Of course, given our incomes and our home in the countryside outside Washington, D.C., we were about as far from danger as one could imagine. Still, our sense of distress was acute. After the riot was over, my husband, gritting his teeth, wondered: "Why aren't the Capitol floors covered in rioters in zip ties right now?" We noted that, if there had been Black Lives Matter slogans and black fists on the flags and banners those rioters were carrying, the National Guard would have arrived quickly.

As time wore on, my husband and I attempted to comfort each another and explain those televised scenes of violence to our two children, four and five, who had been stunned both by glimpses of what grownups could do and by how visibly upset their father had become. And we weren't alone. I soon found myself scrolling through texts and voicemails from other military spouses with similar fears who wanted to know if my husband and I were okay and if the violence in the Capitol had made it anywhere near our home.

In our minds, fearful scenarios were playing out about what January 6th might mean for military families like ours — and little wonder, since in those tense two weeks before Joe Biden's inauguration, the military still answered to a commander in chief who had visibly incited the possible takeover of our government. What would the military members of our families be asked to do in the days to come, we wondered, and by whom? What would have happened if those rioters had actually succeeded in hanging Mike Pence or slaughtering other members of Congress?

Preparing For War

In truth, in Donald Trump's America, my spouse and I had been conjuring up scenarios of violence for months. We had found ourselves obsessed with the fears of rising political violence in what, during wartime, used to be known as the home front in the country with the most heavily armed civilian population on Earth. (I had even written about that very subject in those very months.) No wonder then that, before November 3rd, I was so focused not just on dispelling Trumpian disinformation about the election to come, but on helping voters locate their polling stations and finding transportation to them.

As it happens, my husband's jobs in recent years have often involved anticipating war and what our military would do if Americans ever faced it on our own soil. He's served as an officer on a battleship and three nuclear and ballistic-missile armed submarines. He's had to collect intelligence under the leadership of presidents with very different levels of impulse control. Most recently, he's worked for the Joint Chiefs of Staff thinking through scenarios in which the United States might be engaged in nuclear war — and what the costs might be.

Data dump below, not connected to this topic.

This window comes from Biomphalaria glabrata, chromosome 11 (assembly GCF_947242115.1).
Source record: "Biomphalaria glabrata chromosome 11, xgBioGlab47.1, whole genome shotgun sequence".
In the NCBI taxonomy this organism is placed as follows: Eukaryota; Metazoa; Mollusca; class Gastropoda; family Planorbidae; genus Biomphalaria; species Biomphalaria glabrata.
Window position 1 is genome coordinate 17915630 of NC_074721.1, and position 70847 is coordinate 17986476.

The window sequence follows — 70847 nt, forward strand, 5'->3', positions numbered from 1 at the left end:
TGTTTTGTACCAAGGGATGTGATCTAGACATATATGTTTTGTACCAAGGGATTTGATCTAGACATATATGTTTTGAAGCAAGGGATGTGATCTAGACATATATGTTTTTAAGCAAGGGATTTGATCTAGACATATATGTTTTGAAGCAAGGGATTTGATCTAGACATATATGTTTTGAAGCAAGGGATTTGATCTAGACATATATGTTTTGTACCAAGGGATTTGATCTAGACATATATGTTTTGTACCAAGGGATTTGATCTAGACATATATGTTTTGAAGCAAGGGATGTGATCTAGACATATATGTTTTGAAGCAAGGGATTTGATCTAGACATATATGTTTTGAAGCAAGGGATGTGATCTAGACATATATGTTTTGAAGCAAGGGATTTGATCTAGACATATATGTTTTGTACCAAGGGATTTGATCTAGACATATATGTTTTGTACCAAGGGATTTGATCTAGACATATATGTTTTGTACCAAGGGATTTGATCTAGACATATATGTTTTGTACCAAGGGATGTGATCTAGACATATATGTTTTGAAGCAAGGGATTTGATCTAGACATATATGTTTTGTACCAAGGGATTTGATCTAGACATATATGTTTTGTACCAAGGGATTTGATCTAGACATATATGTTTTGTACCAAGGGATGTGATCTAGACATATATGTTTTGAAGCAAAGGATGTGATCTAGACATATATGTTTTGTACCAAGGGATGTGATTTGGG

Together, we have been amazed at how few Americans, other than our fellow military families, have been preoccupied with the violence beginning to unfold on our nation's streets and the way, in some strange fashion, America's distant, never-ending wars of these last nearly 20 years were threatening to come home.

One lesson of these years, in an America with an "all-volunteer" military, is that wars essentially don't exist unless you're directly or indirectly involved in fighting them. At no time did that seem more evident to me than on January 6th, in the divergent responses of my own family and those we know who aren't in the military. If you're interested (as I am as a co-founder of Brown University's Costs of War Project) in how, during these years, voters and their representatives have justified (or simply ignored) the decision to "solve" our global problems with unending war, then you might frame what happened on January 6th in these terms: some 74 million Americans voted for a president who portrayed those who disagreed with him as existential threats to America.

In the meantime, for almost two decades our government has invested staggering, almost unimaginable sums in this country's military machine (and the war-making industries linked to it), while diverting funds from key social services, ranging from healthcare to domestic job creation. Meanwhile, it has consistently "retired" military-grade weaponry from our war zones into the hands of police departments across the country and so onto our city streets. I mean, given such a formula, what could possibly go wrong? Why would anyone connected to the military be worried?

Of course, why wouldn't we worry, since we — or our loved ones — are the people who are ordered to participate when wars of any kind happen?

The Isolation Of Military Service

There are about two million Americans who serve in the U.S. military and 2.6 million more who are military spouses and dependents. Altogether that's just a little more than 1% of our entire population. We are, believe me, in another world of fears and worries than the rest of you. We've been involved, directly or indirectly, in fighting those godforsaken wars launched after 9/11 for almost two decades now. You haven't. You've generally thanked us religiously for our "service" and otherwise forgotten about those wars and gone about your business. We haven't. Our sense of the world, our fears, are different than yours.

We military spouses are charged with comforting and caring for those who serve, especially (but not exclusively) when they are sent to one of the many countries where that never-ending "war on terror" continues to be fought into the Biden years. Caring for those who serve is no small task in a country where the very act of trying to get mental-health care could be a career-ending move for a soldier. Families are often their only recourse.